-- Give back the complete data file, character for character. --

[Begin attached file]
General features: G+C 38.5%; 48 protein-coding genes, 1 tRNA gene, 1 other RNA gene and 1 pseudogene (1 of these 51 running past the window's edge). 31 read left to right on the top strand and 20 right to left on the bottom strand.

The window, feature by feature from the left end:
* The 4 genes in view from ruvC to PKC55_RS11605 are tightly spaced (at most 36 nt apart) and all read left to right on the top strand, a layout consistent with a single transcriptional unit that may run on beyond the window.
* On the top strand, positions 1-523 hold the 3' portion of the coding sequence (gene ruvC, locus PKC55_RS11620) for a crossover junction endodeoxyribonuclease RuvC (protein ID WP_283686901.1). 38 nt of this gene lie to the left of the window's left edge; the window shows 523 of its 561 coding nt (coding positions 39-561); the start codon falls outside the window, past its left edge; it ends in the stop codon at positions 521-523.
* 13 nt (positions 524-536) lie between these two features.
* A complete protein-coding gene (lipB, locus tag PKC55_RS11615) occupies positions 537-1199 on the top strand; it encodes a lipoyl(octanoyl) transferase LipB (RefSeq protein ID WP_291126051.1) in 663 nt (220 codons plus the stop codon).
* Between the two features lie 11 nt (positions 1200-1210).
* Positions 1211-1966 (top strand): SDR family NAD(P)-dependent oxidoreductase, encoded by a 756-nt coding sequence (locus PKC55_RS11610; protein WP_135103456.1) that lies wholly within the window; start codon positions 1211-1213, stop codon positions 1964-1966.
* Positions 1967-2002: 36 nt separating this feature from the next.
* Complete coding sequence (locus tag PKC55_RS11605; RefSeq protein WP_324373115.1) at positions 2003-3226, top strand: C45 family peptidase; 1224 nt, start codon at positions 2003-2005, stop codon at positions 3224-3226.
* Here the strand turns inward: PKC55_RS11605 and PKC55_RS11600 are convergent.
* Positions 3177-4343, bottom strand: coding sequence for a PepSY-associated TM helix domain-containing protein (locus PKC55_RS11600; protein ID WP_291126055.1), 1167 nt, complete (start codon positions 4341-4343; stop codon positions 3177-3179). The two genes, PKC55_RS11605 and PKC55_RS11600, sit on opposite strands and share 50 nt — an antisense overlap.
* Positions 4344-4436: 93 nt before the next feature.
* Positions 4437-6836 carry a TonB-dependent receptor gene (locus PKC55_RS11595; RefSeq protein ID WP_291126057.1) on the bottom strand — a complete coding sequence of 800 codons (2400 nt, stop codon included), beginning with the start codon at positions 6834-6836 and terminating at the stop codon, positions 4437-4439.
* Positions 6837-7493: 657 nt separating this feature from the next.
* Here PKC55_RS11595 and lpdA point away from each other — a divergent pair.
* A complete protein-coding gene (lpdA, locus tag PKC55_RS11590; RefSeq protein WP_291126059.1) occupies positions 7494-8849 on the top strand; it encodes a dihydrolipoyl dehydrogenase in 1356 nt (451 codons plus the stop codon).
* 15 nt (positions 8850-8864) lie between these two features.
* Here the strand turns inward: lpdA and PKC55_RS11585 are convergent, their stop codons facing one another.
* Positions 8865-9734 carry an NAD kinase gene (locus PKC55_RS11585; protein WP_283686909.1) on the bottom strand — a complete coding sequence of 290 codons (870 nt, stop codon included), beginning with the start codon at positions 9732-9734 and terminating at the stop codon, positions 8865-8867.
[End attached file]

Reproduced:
General features: G+C 38.5%; 48 protein-coding genes, 1 tRNA gene, 1 other RNA gene and 1 pseudogene (1 of these 51 running past the window's edge). 31 read left to right on the top strand and 20 right to left on the bottom strand.

The window, feature by feature from the left end:
* The 4 genes in view from ruvC to PKC55_RS11605 are tightly spaced (at most 36 nt apart) and all read left to right on the top strand, a layout consistent with a single transcriptional unit that may run on beyond the window.
* On the top strand, positions 1-523 hold the 3' portion of the coding sequence (gene ruvC, locus PKC55_RS11620) for a crossover junction endodeoxyribonuclease RuvC (protein ID WP_283686901.1). 38 nt of this gene lie to the left of the window's left edge; the window shows 523 of its 561 coding nt (coding positions 39-561); the start codon falls outside the window, past its left edge; it ends in the stop codon at positions 521-523.
* 13 nt (positions 524-536) lie between these two features.
* A complete protein-coding gene (lipB, locus tag PKC55_RS11615) occupies positions 537-1199 on the top strand; it encodes a lipoyl(octanoyl) transferase LipB (RefSeq protein ID WP_291126051.1) in 663 nt (220 codons plus the stop codon).
* Between the two features lie 11 nt (positions 1200-1210).
* Positions 1211-1966 (top strand): SDR family NAD(P)-dependent oxidoreductase, encoded by a 756-nt coding sequence (locus PKC55_RS11610; protein WP_135103456.1) that lies wholly within the window; start codon positions 1211-1213, stop codon positions 1964-1966.
* Positions 1967-2002: 36 nt separating this feature from the next.
* Complete coding sequence (locus tag PKC55_RS11605; RefSeq protein WP_324373115.1) at positions 2003-3226, top strand: C45 family peptidase; 1224 nt, start codon at positions 2003-2005, stop codon at positions 3224-3226.
* Here the strand turns inward: PKC55_RS11605 and PKC55_RS11600 are convergent.
* Positions 3177-4343, bottom strand: coding sequence for a PepSY-associated TM helix domain-containing protein (locus PKC55_RS11600; protein ID WP_291126055.1), 1167 nt, complete (start codon positions 4341-4343; stop codon positions 3177-3179). The two genes, PKC55_RS11605 and PKC55_RS11600, sit on opposite strands and share 50 nt — an antisense overlap.
* Positions 4344-4436: 93 nt before the next feature.
* Positions 4437-6836 carry a TonB-dependent receptor gene (locus PKC55_RS11595; RefSeq protein ID WP_291126057.1) on the bottom strand — a complete coding sequence of 800 codons (2400 nt, stop codon included), beginning with the start codon at positions 6834-6836 and terminating at the stop codon, positions 4437-4439.
* Positions 6837-7493: 657 nt separating this feature from the next.
* Here PKC55_RS11595 and lpdA point away from each other — a divergent pair.
* A complete protein-coding gene (lpdA, locus tag PKC55_RS11590; RefSeq protein WP_291126059.1) occupies positions 7494-8849 on the top strand; it encodes a dihydrolipoyl dehydrogenase in 1356 nt (451 codons plus the stop codon).
* 15 nt (positions 8850-8864) lie between these two features.
* Here the strand turns inward: lpdA and PKC55_RS11585 are convergent, their stop codons facing one another.
* Positions 8865-9734 carry an NAD kinase gene (locus PKC55_RS11585; protein WP_283686909.1) on the bottom strand — a complete coding sequence of 290 codons (870 nt, stop codon included), beginning with the start codon at positions 9732-9734 and terminating at the stop codon, positions 8865-8867.